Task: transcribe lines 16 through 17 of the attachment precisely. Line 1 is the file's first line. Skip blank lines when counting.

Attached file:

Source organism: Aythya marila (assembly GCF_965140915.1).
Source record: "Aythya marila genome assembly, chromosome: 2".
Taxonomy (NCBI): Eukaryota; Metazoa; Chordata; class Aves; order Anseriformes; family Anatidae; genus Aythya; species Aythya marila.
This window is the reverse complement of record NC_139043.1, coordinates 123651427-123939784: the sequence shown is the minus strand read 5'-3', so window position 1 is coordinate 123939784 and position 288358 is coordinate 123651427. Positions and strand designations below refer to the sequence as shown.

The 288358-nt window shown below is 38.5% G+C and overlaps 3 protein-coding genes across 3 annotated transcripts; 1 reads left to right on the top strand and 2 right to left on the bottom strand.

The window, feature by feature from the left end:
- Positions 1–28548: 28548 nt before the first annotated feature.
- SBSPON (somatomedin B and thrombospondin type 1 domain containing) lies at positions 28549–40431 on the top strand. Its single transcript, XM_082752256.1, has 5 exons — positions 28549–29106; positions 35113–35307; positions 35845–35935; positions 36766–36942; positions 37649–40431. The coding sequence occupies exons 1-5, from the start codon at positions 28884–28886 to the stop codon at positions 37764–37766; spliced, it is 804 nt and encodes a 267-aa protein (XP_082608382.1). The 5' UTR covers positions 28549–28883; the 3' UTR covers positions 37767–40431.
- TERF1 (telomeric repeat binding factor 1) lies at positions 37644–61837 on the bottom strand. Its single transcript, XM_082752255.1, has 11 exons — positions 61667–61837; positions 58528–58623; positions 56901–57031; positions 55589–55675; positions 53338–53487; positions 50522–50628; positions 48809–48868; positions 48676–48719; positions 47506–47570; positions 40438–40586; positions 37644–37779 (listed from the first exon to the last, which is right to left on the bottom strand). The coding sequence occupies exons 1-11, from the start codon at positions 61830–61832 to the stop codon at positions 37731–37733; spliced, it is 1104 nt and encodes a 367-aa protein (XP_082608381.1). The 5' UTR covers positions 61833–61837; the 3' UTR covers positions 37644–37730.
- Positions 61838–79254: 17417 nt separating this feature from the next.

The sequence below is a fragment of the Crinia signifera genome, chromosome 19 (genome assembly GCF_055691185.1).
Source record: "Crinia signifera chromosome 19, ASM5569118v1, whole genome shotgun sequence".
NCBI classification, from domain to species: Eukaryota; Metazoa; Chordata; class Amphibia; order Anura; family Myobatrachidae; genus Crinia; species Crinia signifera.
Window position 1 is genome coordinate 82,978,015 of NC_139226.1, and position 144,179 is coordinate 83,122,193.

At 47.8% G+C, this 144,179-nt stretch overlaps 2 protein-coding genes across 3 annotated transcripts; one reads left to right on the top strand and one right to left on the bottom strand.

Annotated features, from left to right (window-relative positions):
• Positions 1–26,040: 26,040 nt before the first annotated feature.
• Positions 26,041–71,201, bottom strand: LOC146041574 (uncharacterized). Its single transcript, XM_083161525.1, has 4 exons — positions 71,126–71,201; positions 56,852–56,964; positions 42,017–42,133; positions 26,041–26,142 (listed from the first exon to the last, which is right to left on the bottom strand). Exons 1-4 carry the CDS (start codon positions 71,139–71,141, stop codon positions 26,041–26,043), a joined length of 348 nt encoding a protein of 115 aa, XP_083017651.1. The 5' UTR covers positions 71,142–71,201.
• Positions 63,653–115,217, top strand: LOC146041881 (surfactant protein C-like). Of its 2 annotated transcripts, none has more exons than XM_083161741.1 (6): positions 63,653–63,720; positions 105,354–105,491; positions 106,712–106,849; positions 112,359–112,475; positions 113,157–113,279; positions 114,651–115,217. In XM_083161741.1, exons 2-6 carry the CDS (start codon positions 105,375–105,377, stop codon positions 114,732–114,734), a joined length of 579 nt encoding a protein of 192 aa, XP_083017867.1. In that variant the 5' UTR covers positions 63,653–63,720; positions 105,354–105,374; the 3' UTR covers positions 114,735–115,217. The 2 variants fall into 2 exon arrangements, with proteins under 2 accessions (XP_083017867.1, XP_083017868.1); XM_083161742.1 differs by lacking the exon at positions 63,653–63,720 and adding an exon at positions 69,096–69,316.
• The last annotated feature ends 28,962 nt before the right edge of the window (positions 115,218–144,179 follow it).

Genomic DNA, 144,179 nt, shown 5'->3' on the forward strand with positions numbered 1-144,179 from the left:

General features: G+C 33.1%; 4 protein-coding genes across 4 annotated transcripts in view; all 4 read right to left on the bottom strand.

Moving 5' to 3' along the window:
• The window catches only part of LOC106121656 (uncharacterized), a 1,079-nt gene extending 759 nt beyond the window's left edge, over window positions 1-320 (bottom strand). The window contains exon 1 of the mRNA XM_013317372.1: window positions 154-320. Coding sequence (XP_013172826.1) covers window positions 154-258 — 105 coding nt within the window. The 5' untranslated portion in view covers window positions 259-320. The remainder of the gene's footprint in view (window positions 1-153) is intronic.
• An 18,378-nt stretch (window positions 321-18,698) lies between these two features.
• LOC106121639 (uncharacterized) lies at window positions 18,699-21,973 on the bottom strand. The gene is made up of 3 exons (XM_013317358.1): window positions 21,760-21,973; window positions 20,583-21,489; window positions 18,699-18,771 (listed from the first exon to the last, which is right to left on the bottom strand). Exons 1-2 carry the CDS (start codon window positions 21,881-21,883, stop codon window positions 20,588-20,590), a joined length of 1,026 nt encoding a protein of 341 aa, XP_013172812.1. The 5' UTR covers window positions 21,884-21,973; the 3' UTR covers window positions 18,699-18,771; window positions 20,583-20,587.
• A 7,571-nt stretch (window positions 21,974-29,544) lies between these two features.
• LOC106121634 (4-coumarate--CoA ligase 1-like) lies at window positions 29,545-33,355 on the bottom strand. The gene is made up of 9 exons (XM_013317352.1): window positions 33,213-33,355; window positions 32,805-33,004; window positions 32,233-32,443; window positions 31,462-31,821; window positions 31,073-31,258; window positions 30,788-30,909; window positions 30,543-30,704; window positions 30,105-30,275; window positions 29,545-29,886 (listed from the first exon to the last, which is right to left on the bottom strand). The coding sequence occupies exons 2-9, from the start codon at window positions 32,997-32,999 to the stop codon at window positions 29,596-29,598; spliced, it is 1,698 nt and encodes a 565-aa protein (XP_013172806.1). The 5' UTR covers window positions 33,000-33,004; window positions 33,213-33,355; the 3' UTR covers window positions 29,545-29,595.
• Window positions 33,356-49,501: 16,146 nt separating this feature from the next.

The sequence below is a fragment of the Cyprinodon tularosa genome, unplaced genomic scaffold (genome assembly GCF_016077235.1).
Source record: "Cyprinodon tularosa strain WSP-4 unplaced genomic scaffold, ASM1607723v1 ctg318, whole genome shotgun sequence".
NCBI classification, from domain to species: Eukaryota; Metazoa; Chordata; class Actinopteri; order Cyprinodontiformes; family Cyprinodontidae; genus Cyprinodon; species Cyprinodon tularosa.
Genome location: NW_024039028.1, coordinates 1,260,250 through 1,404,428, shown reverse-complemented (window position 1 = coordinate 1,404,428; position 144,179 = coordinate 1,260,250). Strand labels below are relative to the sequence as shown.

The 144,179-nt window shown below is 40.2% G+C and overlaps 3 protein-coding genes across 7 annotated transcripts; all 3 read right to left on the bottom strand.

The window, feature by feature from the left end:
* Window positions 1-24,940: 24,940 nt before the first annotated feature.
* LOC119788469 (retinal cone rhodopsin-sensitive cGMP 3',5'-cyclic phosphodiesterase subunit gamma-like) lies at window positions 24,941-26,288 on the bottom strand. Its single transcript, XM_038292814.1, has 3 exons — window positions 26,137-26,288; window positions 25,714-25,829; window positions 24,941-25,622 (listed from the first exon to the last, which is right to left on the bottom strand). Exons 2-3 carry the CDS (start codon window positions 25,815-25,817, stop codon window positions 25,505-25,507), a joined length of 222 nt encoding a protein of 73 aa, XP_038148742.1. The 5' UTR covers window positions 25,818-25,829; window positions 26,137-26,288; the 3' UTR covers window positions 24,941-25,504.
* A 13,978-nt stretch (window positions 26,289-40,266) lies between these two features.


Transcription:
Annotated features, from left to right (window-relative positions):
• Positions 1–26,040: 26,040 nt before the first annotated feature.